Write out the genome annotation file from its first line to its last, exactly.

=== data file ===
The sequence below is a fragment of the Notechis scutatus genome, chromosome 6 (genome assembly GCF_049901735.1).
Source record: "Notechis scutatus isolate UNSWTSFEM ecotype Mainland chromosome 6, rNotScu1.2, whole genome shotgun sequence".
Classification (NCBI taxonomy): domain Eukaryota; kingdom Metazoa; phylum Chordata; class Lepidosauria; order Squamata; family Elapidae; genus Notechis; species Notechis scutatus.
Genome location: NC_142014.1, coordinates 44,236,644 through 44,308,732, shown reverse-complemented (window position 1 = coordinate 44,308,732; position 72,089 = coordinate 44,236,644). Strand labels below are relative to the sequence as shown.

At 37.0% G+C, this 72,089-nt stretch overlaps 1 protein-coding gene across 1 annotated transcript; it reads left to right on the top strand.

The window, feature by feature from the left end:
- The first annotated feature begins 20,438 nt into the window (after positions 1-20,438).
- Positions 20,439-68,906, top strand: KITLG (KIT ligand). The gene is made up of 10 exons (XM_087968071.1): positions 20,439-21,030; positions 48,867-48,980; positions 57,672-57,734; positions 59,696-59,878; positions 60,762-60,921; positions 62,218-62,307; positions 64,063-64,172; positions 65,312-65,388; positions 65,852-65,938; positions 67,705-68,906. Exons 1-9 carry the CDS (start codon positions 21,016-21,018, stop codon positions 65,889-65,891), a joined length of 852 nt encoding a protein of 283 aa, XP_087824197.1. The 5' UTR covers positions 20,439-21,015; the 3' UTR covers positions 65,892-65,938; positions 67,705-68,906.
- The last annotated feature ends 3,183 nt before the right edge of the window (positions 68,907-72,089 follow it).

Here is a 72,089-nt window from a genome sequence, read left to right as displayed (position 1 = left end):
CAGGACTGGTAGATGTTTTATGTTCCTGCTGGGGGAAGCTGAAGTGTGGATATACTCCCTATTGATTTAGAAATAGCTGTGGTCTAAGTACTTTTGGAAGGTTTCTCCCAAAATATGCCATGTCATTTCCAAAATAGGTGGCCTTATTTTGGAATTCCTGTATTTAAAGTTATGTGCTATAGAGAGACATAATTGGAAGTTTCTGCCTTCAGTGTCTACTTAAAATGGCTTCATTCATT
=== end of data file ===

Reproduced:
The sequence below is a fragment of the Notechis scutatus genome, chromosome 6 (genome assembly GCF_049901735.1).
Source record: "Notechis scutatus isolate UNSWTSFEM ecotype Mainland chromosome 6, rNotScu1.2, whole genome shotgun sequence".
Classification (NCBI taxonomy): domain Eukaryota; kingdom Metazoa; phylum Chordata; class Lepidosauria; order Squamata; family Elapidae; genus Notechis; species Notechis scutatus.
Genome location: NC_142014.1, coordinates 44,236,644 through 44,308,732, shown reverse-complemented (window position 1 = coordinate 44,308,732; position 72,089 = coordinate 44,236,644). Strand labels below are relative to the sequence as shown.

At 37.0% G+C, this 72,089-nt stretch overlaps 1 protein-coding gene across 1 annotated transcript; it reads left to right on the top strand.

The window, feature by feature from the left end:
- The first annotated feature begins 20,438 nt into the window (after positions 1-20,438).
- Positions 20,439-68,906, top strand: KITLG (KIT ligand). The gene is made up of 10 exons (XM_087968071.1): positions 20,439-21,030; positions 48,867-48,980; positions 57,672-57,734; positions 59,696-59,878; positions 60,762-60,921; positions 62,218-62,307; positions 64,063-64,172; positions 65,312-65,388; positions 65,852-65,938; positions 67,705-68,906. Exons 1-9 carry the CDS (start codon positions 21,016-21,018, stop codon positions 65,889-65,891), a joined length of 852 nt encoding a protein of 283 aa, XP_087824197.1. The 5' UTR covers positions 20,439-21,015; the 3' UTR covers positions 65,892-65,938; positions 67,705-68,906.
- The last annotated feature ends 3,183 nt before the right edge of the window (positions 68,907-72,089 follow it).

Here is a 72,089-nt window from a genome sequence, read left to right as displayed (position 1 = left end):
CAGGACTGGTAGATGTTTTATGTTCCTGCTGGGGGAAGCTGAAGTGTGGATATACTCCCTATTGATTTAGAAATAGCTGTGGTCTAAGTACTTTTGGAAGGTTTCTCCCAAAATATGCCATGTCATTTCCAAAATAGGTGGCCTTATTTTGGAATTCCTGTATTTAAAGTTATGTGCTATAGAGAGACATAATTGGAAGTTTCTGCCTTCAGTGTCTACTTAAAATGGCTTCATTCATT